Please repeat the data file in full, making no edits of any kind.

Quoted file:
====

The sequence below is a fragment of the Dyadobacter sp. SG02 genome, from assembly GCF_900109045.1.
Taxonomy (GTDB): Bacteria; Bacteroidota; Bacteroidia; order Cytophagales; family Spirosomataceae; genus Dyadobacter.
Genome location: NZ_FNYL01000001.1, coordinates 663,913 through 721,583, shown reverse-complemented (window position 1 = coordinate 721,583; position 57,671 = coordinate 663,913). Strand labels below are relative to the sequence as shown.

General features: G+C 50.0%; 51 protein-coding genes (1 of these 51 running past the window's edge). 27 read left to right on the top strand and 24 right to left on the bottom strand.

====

The sequence below is a fragment of the Dyadobacter sp. SG02 genome, from assembly GCF_900109045.1.
Taxonomy (GTDB): Bacteria; Bacteroidota; Bacteroidia; order Cytophagales; family Spirosomataceae; genus Dyadobacter.
Genome location: NZ_FNYL01000001.1, coordinates 663,913 through 721,583, shown reverse-complemented (window position 1 = coordinate 721,583; position 57,671 = coordinate 663,913). Strand labels below are relative to the sequence as shown.

General features: G+C 50.0%; 51 protein-coding genes (1 of these 51 running past the window's edge). 27 read left to right on the top strand and 24 right to left on the bottom strand.